Now, at last, Gary Aldrich is free to speak his mind on matters of great concern to him without having to worry about overstepping the bounds imposed on his First Amendment rights by the Internal Revenue Service. His Patrick Henry Center for Individual Liberty had its tax-exempt status under Section 501(c)3 of the Internal Revenue Code revoked, effective last July. The final determination letter was dated December 31 but just released to the media this week. It said:
This is a final adverse determination regarding your exempt status under section 501(c)3 of the Internal Revenue Code. It is determined that you do not qualify as exempt from Federal Income Tax … effective July 1 .
The letter then listed in its 17-page letter the various infringements of which Aldrich was guilty and concluded:
You operated as an action organization because you participated in or intervened in political campaigns on behalf of and in opposition to candidates for public office by publishing and distributing statements.
As [as result] we revoke our previous favorable determination as to your exempt status effective July 1.
Not that Aldrich is much concerned about the ruling. After a 26-year career in the FBI during part of which he spent time in the White House vetting Clinton’s appointees, he likely knew that eventually his past “indiscretions” would likely catch up to him.
When he left his job under Clinton in 1996 Aldrich wrote a New York Times’ best seller, Unlimited Access: An FBI Agent Inside the Clinton White House, in which he exposed the corrupt underbelly of that administration. Time after time nominees favored by Clinton were found to be so corrupt and unworthy that Aldrich rejected them, only to have Clinton ignore his findings and allow them positions of authority on his staff anyway. He noted the especially corrupt, vulgar and obscene behavior of Hillary Clinton, giving special emphasis in his book to her decorating the White House Christmas tree with sex toys and drug paraphernalia.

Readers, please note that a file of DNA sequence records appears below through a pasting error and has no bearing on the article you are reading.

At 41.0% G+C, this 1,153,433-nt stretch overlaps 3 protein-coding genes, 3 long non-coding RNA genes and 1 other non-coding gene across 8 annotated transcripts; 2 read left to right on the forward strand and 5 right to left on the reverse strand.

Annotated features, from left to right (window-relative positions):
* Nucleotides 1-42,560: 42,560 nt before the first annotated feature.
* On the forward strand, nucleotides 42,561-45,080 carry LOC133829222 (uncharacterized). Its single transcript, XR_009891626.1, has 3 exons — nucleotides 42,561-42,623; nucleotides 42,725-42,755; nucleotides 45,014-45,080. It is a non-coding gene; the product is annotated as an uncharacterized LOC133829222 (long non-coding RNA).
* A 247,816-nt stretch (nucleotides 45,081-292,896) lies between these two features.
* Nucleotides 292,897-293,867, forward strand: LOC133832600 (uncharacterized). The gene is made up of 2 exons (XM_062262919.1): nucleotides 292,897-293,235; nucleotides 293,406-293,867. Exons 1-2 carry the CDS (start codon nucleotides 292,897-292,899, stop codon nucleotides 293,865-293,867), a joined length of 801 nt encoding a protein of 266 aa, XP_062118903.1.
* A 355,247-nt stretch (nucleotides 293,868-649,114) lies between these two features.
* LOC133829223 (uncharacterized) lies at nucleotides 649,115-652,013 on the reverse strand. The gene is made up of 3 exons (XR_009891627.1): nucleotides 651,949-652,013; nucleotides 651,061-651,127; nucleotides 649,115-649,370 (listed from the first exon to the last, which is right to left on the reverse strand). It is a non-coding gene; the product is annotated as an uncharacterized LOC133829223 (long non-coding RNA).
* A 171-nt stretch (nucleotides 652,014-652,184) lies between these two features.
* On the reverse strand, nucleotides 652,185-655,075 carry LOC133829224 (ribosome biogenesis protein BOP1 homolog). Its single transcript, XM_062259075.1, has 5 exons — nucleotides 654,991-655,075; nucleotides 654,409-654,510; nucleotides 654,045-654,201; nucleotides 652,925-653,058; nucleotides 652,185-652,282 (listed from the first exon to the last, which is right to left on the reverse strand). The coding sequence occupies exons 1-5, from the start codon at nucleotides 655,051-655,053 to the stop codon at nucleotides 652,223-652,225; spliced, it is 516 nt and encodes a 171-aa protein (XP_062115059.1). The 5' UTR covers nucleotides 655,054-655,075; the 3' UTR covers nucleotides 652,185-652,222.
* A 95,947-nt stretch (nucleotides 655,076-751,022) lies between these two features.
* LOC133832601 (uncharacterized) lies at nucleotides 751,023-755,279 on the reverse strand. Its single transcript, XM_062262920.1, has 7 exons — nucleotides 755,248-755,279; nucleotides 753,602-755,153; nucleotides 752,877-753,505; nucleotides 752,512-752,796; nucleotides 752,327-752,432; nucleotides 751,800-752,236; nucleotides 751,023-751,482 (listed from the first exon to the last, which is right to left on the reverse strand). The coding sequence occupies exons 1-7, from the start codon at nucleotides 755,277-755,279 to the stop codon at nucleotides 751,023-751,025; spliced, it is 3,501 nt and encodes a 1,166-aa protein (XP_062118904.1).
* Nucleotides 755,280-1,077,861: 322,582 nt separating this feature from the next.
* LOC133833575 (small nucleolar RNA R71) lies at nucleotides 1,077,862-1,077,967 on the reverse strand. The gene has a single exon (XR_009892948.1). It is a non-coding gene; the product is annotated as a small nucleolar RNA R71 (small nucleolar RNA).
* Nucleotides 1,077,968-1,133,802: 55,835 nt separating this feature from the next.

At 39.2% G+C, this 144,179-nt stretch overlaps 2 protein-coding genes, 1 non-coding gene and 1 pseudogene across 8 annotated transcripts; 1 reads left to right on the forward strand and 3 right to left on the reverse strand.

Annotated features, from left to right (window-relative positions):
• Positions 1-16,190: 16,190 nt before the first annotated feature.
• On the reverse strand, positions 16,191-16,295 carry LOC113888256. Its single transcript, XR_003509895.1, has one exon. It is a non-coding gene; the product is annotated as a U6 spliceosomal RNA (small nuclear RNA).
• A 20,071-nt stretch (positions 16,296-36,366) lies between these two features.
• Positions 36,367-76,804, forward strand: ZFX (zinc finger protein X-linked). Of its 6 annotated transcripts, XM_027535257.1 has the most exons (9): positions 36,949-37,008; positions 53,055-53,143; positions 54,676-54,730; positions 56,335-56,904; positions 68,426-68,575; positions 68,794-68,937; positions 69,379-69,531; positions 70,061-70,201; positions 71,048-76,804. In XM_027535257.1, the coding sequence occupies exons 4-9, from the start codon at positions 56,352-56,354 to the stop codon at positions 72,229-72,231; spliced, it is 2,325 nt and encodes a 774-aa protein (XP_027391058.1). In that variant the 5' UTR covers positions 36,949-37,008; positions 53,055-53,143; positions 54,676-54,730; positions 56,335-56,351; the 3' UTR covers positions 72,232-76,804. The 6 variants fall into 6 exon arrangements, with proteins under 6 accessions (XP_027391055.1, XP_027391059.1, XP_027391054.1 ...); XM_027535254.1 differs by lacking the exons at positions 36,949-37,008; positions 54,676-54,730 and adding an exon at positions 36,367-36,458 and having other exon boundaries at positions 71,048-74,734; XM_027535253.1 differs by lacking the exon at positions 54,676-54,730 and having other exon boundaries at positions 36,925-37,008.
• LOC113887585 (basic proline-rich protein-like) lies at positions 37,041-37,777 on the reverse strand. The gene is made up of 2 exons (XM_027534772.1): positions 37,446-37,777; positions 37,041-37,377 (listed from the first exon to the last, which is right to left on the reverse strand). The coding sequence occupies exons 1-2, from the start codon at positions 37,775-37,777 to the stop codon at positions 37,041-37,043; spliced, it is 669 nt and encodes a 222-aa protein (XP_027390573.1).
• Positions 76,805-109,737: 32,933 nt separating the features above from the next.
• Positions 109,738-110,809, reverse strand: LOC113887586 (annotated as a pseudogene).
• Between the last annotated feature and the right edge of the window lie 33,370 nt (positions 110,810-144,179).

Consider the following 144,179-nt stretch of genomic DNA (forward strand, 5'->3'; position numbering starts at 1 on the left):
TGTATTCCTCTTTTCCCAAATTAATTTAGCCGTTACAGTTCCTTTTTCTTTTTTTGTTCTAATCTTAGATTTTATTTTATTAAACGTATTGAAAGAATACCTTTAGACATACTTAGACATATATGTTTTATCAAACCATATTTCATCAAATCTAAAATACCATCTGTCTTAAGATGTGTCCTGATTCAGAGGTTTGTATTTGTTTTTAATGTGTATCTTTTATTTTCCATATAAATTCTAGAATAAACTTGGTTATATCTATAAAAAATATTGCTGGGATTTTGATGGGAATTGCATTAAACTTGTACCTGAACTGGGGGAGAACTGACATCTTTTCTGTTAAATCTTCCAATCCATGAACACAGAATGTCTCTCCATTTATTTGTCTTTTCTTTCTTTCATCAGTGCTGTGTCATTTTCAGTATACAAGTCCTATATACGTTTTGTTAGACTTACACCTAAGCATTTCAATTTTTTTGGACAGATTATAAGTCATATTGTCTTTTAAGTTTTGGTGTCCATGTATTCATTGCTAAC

As Aldrich noted in his biography,
[I] could not let these threats to national security and attacks on basic American values continue…
With firsthand knowledge of the hardship facing those who dare to speak the truth in the face of corrupt power, [I] determined to make a difference by helping others. Thus was conceived a non-profit foundation to assist [other] whistleblowers and to protect their First Amendment rights.
In an attempt to inform the electorate of the corruption of Senator John Kerry during the “Swift Boat” incident, Aldrich wrote this in 2004:
I’m quite certain Senator John Kerry will be a “hero” to today’s peaceniks, anarchists and any others who hate Amerika. But for the more than 50,000 Vietnam Veterans whose names appear on the Vietnam Memorial, Senator John Kerry is nothing but a skunk.
Let’s see what happens when he brings his medals to the first presidential debate. I’m willing to bet George W. Bush will have no trouble dealing with this coward.
This was more than the IRS could stand and, coupled with similar comments expressing – under the First Amendment – his contempt for Hillary Clinton, resulted in their pulling his tax-exempt plug.
Aldrich’s operation was never hugely consequential in size, declaring less than $350,000 in revenues for the year 2012. Most of that came from the Scaife Foundation which has generously funded other worthy groups on the right such as Heritage, Cato, Americans for Tax Reform and the Competitive Enterprise Institute.
Why well-intentioned people like Aldrich decide to give up some of their First Amendment rights in order to obtain the mess of porridge that allows contributors a tax deduction has never been well understood. How he could justify “protecting First Amendment rights” of others while giving up some of his own is difficult to fathom.
Ever since July, however, Aldrich is now able to breathe the clean pure air guaranteed by the First Amendment without having to worry about IRS censors looking over his shoulder. It’ll be interesting to see if contributions to his now IRS-free foundation actually increase.